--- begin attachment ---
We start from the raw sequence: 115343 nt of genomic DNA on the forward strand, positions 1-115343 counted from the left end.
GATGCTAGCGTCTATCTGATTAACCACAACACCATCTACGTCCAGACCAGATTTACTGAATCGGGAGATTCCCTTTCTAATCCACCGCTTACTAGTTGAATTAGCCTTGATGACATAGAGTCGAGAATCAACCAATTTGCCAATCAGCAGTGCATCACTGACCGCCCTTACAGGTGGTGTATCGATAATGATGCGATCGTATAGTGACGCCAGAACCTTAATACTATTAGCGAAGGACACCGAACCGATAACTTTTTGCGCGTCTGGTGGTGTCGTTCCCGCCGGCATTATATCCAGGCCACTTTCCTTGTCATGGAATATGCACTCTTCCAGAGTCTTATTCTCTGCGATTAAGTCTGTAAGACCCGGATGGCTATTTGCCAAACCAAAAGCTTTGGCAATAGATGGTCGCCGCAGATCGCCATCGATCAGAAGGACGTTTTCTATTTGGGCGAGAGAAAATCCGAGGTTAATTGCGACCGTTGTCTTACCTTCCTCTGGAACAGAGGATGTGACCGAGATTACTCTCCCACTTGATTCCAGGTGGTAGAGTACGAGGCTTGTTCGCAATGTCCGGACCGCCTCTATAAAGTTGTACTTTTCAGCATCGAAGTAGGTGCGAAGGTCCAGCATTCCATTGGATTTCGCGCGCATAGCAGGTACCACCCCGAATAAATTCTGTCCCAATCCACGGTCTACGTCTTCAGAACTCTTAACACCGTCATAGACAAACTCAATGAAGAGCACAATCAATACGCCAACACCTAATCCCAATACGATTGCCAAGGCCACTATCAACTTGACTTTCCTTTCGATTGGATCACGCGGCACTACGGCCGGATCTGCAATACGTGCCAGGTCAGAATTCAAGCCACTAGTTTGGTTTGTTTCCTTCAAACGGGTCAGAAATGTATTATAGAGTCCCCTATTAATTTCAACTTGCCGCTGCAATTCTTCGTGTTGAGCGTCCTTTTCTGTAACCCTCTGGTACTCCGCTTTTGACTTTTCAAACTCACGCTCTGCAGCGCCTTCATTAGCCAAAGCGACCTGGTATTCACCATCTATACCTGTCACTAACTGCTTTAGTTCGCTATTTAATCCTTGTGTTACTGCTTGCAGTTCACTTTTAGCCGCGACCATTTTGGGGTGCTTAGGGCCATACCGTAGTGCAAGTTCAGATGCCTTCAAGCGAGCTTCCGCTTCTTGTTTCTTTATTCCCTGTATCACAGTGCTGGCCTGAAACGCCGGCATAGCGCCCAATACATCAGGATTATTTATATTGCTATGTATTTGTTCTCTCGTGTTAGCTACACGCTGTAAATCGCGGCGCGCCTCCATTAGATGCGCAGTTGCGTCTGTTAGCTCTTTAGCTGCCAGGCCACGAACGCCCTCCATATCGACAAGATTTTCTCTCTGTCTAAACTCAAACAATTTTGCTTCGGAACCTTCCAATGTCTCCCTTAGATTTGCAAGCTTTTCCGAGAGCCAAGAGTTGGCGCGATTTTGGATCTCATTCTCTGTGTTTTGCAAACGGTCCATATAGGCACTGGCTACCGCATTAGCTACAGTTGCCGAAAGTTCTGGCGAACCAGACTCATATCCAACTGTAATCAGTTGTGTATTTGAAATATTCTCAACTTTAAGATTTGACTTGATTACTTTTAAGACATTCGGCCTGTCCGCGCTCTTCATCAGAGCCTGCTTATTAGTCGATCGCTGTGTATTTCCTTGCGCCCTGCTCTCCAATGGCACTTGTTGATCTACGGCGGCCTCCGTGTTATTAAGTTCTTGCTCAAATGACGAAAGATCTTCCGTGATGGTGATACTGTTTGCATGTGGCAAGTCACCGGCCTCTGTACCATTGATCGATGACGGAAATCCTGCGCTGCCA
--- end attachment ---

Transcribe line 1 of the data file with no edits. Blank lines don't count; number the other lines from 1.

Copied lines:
We start from the raw sequence: 115343 nt of genomic DNA on the forward strand, positions 1-115343 counted from the left end.